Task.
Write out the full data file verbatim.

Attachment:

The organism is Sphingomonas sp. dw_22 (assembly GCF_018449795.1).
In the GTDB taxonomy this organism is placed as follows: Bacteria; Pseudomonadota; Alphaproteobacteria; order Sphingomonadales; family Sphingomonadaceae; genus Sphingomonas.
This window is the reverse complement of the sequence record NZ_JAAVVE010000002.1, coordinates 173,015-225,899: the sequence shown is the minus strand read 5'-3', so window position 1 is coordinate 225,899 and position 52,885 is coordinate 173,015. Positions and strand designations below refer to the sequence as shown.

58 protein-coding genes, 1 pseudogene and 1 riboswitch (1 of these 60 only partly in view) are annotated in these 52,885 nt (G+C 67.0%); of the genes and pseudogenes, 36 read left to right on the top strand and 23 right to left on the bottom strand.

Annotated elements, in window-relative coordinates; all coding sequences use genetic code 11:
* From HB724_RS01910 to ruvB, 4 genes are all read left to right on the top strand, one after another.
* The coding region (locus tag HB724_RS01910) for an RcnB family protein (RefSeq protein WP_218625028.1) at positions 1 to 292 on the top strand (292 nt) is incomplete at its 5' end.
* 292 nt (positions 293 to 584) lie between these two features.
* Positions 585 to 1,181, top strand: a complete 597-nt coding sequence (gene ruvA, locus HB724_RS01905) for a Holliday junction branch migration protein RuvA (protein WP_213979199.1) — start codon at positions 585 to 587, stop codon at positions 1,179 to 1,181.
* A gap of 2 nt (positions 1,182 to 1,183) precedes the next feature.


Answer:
The organism is Sphingomonas sp. dw_22 (assembly GCF_018449795.1).
In the GTDB taxonomy this organism is placed as follows: Bacteria; Pseudomonadota; Alphaproteobacteria; order Sphingomonadales; family Sphingomonadaceae; genus Sphingomonas.
This window is the reverse complement of the sequence record NZ_JAAVVE010000002.1, coordinates 173,015-225,899: the sequence shown is the minus strand read 5'-3', so window position 1 is coordinate 225,899 and position 52,885 is coordinate 173,015. Positions and strand designations below refer to the sequence as shown.

58 protein-coding genes, 1 pseudogene and 1 riboswitch (1 of these 60 only partly in view) are annotated in these 52,885 nt (G+C 67.0%); of the genes and pseudogenes, 36 read left to right on the top strand and 23 right to left on the bottom strand.

Annotated elements, in window-relative coordinates; all coding sequences use genetic code 11:
* From HB724_RS01910 to ruvB, 4 genes are all read left to right on the top strand, one after another.
* The coding region (locus tag HB724_RS01910) for an RcnB family protein (RefSeq protein WP_218625028.1) at positions 1 to 292 on the top strand (292 nt) is incomplete at its 5' end.
* 292 nt (positions 293 to 584) lie between these two features.
* Positions 585 to 1,181, top strand: a complete 597-nt coding sequence (gene ruvA, locus HB724_RS01905) for a Holliday junction branch migration protein RuvA (protein WP_213979199.1) — start codon at positions 585 to 587, stop codon at positions 1,179 to 1,181.
* A gap of 2 nt (positions 1,182 to 1,183) precedes the next feature.